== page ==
I've saved some of my 80s clothes - but only for the dress-ups box. My uni flatmates will be appalled to hear that I've recently revived my denim overalls from the 90s, but that's a whole other decade ...

TODD EMERSON (Bilkey)

David de Lautour, left, Todd Emerson, right.
David de Lautour, left, Todd Emerson, right.

The Homosexual Law Reform Bill was passed in 1986. As a gay married man, how do you view this time?

I was born in 1984, three years after season two of Westside is set and two years before homosexual law reform in New Zealand. I feel extremely lucky to have been born at this time, being a huge time of change for our country. My life couldn't be more different from Bilkey's. I've never had to hide my sexuality as an adult and recently got married to my amazing husband. Looking back on the 80s, I feel a strong sense of gratitude to the people who had to fight for the rights I now enjoy today. Not just the people who were involved politically, but the people who weren't afraid to just be themselves in everyday life. Growing up and having an awareness of my sexuality in the 90s, there was still a feeling of it being "wrong" and of trying to escape from it. I can't imagine what my life would be like had I been born a decade earlier. Bilkey is really going through a huge turmoil in season two. I think for him he'd thought that sexuality was just sex. But actually falling in love with someone can really change your identity if you're repressing yourself and the way you see the world. I think in the 80s, if you wanted to come out of the closet, you would feel like you had to decide between your family who may never accept you, or an unknown life that may seem terrifying.

JAMES GRIFFIN (Writer)

Where were you in 1981 and what was the soundtrack to your life then?

I was at Auckland University, deeply involved in anti-tour protests. I used to report on the protests for the student magazine, Craccum. I travelled around and put myself in ridiculously perilous situations, like sitting in the middle of the road, photographing police as they were running towards me. I remember thinking, "I hope they don't take me out," but they didn't. I hid under rubbish skips between the two frontlines - protesters and police.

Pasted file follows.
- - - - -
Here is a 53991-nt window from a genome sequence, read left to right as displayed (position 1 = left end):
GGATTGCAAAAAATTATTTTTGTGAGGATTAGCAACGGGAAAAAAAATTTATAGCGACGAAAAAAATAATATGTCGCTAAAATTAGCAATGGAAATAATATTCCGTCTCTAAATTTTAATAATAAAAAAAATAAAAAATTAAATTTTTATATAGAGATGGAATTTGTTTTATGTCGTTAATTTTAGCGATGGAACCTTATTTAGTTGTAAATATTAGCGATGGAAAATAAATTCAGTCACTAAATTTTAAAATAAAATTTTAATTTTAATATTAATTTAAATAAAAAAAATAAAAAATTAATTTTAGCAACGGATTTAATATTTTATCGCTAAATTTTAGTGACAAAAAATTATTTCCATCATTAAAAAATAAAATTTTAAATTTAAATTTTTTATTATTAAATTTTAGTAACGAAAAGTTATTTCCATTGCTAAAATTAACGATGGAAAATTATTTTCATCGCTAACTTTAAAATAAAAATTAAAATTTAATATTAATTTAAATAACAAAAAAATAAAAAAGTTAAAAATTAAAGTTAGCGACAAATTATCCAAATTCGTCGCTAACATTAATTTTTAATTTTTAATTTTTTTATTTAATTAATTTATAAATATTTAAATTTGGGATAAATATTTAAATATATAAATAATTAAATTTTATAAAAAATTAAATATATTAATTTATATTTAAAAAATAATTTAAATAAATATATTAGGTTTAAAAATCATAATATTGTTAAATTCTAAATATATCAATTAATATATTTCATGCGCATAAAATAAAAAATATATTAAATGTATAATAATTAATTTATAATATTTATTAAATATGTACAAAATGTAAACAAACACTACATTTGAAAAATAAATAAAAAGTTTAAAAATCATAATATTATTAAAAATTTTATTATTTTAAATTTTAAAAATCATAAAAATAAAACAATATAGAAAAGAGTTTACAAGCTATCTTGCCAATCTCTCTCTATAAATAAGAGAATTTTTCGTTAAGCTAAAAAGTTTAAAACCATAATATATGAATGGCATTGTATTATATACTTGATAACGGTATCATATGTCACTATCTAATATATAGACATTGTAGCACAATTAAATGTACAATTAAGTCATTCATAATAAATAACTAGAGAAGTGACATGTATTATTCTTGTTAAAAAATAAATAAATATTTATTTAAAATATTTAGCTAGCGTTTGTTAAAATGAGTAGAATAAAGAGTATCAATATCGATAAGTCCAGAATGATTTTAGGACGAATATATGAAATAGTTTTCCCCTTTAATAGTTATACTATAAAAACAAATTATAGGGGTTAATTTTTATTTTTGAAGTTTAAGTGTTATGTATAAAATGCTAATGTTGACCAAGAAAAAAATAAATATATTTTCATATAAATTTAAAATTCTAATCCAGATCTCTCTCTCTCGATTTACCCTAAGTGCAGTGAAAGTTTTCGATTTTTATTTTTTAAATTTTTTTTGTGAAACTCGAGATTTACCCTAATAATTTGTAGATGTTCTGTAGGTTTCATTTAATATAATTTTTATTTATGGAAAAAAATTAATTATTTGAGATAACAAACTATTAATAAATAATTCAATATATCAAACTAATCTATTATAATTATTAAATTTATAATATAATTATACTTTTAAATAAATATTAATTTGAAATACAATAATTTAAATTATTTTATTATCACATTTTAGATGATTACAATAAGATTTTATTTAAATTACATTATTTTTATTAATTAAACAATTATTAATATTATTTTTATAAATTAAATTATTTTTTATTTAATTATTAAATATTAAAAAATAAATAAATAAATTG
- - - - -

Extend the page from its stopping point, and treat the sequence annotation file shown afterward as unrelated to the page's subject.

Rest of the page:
1981 was such an outrageously good year for New Zealand music. The Screaming Meemees, Blam Blam Blam, the Nneumatics. I'm a hoarder and I still have 12-inch singles of the music of that time.

In 1982 and 83 I started to notice rich people around Auckland. The Champagne melba culture was starting to emerge. In the end, what we learn is that bubbles always burst. We're living in a bit of a bubble right now with house prices and economics that can't be sustained. It's not entirely real. The tour was a great test for New Zealand society. You had people who were on opposite sides of the fence, but the animosity didn't linger. I'd go to mate's place for a few beers before a game. Half of them would be heading off to the match and we'd stage mock fights in the flat before they headed off.

Television was a powerful medium - the image of protesters on the pitch going out live on TV was the most powerful image I'd ever seen. It's a reminder of how TV can capture a moment and put it out. It got people out on the street. It also had a good long-term result for race relations in New Zealand. We have stronger relations with Maori as a result.

MICHAEL HURST (Director)

TV was the key medium to reveal defining stories of the time - like the 1981 Springbok Tour protests. What do you recall of the time?

I was at Auckland Theatre Co-op and part of Artists Against Apartheid. We made guerilla theatre and attached ourselves to marches and demonstrations. The thing about that whole period is it wasn't as simple as half of New Zealand being for and half against the tour. The thing was, the Muldoon Government manipulated it as a law and order issue. That government was as culpable for how it turned out.

I wasn't in Hamilton, but I did go to Eden Park, to engage in "civil disobedience". I remember secret meetings at the Trade Union Hall and a planning meeting for civil disobedience in Huia. Theatre was a great tool. There were no divisions. All my friends were artists, so were against apartheid. In the script for Westside for that particular episode [on the tour protests] we had to have some of our characters go to Hamilton and get on the field. But we couldn't afford to. And we only had 100 extras. We couldn't get epic wide-screen shots, so we used TV magic. Combining old footage, we wiped out the background with a smoke bomb, we combined the wider angles of the old footage with our own close-up, handheld footage. The camera is interesting because it never lies, but it always lies. To match the cameras in 1981 we had to degrade our own footage so we had to make it look grainy and not so sharp. We filmed the famous Hamilton protest scene at a football field in Henderson.